‘Antichrist Superstar’: How Marilyn Manson Stole The Spotlight
The moment of Marilyn Manson’s metamorphosis, the ‘Antichrist Superstar’ album carried a shocking message that also challenged listeners to think.
In the early 90s, the idea of Marilyn Manson was more appealing than any of the music they had produced so far. But by naming their second album Antichrist Superstar, the band left themselves with nowhere to hide. They needed a sound as brazen as the concept their name encapsulated, and as daring as their horror-chic image, to elevate them to the next level. Frontman Marilyn Manson knew he belonged in the spotlight – it was time for a vehicle as supercharged and brash as his persona to take him there.
Listen to Antichrist Superstar right now.
In 1996, rock music was transforming from the grunge landscape of anti-heroes. If Kurt Cobain was a reluctant rock star, Marilyn Manson was his willing successor, a man who craved attention, fame, and notoriety. Antichrist Superstar marked Manson’s metamorphosis, following a carefully plotted concept to play out over his next two albums, from a worm (Brian Warner) into a world-destroying demon (guess who…). Manson was emerging as a visual artist as much as a musical one, with an image and ambition bigger than the industrial-goth-lite of Portrait Of An American Family. Antichrist Superstar, however, is every bit as unapologetically bombastic as it needed to be.
It takes an audacious self-assuredness to open with a song named “Irresponsible Hate Anthem,” and yet that track doesn’t only set the tone for the album, it is Marilyn Manson’s raison d’etre. In a faux live setting a crowd chants, “We hate love. We love hate.” But as much as religious imagery permeates their visual aspect, Marilyn Manson were a reaction to American politics and the brainwashing of popular culture, and the opening track was an invitation to join their tribe (“I am the idiot who will not be himself/I wasn’t born with enough middle fingers/I don’t need to choose a side”). And with the militaristic beat of “The Beautiful People” on heavy rotation on MTV, Marilyn Manson single-handedly initiated a cultural movement, with teenagers the world over appropriating variations of his look. He became their own reflecting god, an artist who dared to be different and a symbol of rebellion designed for maximum shock value; the devilish “Little Horn” to live vicariously through without upsetting their parents too much.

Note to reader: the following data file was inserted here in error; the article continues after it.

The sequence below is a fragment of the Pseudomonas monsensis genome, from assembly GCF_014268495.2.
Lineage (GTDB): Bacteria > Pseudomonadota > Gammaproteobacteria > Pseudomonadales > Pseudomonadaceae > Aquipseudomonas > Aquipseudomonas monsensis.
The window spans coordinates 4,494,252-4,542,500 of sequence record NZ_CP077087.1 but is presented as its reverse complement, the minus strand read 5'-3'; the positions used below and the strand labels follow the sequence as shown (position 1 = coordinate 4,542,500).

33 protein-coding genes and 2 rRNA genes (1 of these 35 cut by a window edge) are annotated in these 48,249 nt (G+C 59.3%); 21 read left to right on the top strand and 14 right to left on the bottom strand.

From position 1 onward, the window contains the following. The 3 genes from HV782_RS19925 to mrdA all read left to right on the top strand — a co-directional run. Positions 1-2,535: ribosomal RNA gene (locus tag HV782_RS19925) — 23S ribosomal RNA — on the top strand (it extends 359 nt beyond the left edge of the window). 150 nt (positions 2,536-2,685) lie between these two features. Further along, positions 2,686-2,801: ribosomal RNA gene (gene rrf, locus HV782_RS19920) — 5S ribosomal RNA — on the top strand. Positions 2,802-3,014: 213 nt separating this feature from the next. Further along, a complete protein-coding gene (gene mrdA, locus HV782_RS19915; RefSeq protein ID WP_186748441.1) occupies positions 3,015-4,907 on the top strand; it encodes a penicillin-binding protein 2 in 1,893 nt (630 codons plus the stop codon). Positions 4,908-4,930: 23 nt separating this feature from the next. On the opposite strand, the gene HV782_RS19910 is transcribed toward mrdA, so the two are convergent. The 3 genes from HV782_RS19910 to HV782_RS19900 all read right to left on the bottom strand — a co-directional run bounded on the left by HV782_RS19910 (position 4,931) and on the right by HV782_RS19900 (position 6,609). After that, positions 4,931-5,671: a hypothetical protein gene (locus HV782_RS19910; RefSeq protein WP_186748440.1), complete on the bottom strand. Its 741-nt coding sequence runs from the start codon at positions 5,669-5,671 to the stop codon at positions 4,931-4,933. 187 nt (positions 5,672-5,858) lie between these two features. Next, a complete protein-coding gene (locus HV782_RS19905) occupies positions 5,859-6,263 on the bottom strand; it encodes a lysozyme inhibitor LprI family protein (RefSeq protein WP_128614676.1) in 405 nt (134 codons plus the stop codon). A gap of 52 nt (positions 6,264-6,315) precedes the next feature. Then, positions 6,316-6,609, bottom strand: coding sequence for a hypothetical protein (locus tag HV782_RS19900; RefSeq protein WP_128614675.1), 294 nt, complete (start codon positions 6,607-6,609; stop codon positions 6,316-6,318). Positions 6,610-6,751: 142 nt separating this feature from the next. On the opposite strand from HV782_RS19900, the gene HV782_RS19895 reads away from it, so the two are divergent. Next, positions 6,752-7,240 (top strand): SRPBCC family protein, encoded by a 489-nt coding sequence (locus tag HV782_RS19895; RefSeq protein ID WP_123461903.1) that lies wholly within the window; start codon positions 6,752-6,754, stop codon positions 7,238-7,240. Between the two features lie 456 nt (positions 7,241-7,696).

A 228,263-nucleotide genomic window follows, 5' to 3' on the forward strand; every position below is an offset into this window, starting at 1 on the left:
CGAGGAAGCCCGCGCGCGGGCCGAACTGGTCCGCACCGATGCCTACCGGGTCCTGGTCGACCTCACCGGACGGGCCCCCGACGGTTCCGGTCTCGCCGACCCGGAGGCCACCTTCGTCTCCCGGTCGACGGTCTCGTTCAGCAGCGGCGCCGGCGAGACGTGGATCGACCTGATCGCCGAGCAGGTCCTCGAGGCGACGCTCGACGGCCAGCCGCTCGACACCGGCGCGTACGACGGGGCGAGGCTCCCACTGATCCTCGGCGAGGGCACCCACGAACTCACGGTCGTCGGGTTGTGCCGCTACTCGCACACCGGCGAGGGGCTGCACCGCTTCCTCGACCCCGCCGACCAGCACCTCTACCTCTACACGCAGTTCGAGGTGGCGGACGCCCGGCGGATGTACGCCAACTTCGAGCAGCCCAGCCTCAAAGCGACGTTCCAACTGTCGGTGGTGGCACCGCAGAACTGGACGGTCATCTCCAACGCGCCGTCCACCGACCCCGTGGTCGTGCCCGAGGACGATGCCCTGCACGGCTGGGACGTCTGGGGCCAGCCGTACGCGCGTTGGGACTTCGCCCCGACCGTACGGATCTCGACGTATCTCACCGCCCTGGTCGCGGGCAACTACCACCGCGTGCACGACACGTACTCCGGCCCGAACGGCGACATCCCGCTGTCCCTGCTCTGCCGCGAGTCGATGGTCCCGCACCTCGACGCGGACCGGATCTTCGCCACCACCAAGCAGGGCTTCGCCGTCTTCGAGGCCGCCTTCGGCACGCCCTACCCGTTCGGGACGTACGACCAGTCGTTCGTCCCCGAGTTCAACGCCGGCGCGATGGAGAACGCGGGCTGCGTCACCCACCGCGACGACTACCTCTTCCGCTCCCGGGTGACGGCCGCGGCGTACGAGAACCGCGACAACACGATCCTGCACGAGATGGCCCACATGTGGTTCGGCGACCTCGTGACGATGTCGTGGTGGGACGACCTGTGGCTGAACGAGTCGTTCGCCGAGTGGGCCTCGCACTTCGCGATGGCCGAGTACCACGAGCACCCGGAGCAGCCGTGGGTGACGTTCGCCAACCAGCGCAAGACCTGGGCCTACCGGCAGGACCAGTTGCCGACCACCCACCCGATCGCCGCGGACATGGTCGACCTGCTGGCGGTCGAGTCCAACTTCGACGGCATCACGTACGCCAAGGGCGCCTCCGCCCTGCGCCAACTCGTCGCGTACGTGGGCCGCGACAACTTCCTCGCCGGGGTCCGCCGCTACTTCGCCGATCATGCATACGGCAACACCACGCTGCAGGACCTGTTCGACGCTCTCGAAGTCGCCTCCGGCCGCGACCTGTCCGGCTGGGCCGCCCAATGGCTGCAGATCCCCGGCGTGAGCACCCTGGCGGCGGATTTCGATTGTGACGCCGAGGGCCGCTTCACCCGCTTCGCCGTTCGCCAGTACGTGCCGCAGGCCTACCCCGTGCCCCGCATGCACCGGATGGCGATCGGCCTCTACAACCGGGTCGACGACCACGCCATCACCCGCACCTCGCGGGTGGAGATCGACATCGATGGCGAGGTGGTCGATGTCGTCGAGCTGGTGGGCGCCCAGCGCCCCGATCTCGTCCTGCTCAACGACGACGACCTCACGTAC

Making listeners think
On Antichrist Superstar, Marilyn Manson, with the help of Trent Reznor, cleverly straddled the line between alt.rock and heavy metal; the synth-laden industrial-goth of “Dried Up, Tied And Dead To The World” also had a powerful metallic crunch to attract the emerging nu-metal crowd. And while there was an inherently aggressive side to the band, the serial-killer half of their name – Manson – had its Hollywood-beauty antithesis – Marilyn – as reflected in the indecently seductive likes of “Tourniquet” (“She comes on like a crippled plaything”) and the dark theatre of “Kinderfeld” (“This is what you should fear/You are what you should fear”), perverse love songs to soundtrack a zombie horror show. Conversely, the rugged “Angel With The Scabbed Wings,” visceral “The Reflecting God” and morose death march of “Man That You Fear” all dare the world to censor the group.
Marilyn Manson built his and his band’s image on goth-horror and bondage visuals: the extreme sides of sex and violence brought together for the ultimate framework to shock the world. But with Antichrist Superstar, Manson held up a mirror to reflect the real horrors of society. As the audacious “1996” so explicitly states, “Anti-choice and anti-girl/I am the anti-flag unfurled/Anti-white and anti-man/I got the anti-future plan.”
As much as Marilyn Manson exists to provoke and offend, there’s an underlying message to make listeners think. Antichrist Superstar is not Manson claiming to be godlike, he’s shining a light on those who attempt to control you. A free-thinking society is, after all, a more terrifying prospect than a guy in zombie-chic makeup.
Many were on his side. Released on October 8, 1996, Antichrist Superstar debuted at No.3 on the Billboard 200. To date, it has sold more than two million copies in the US alone.
Antichrist Superstar can be bought here.
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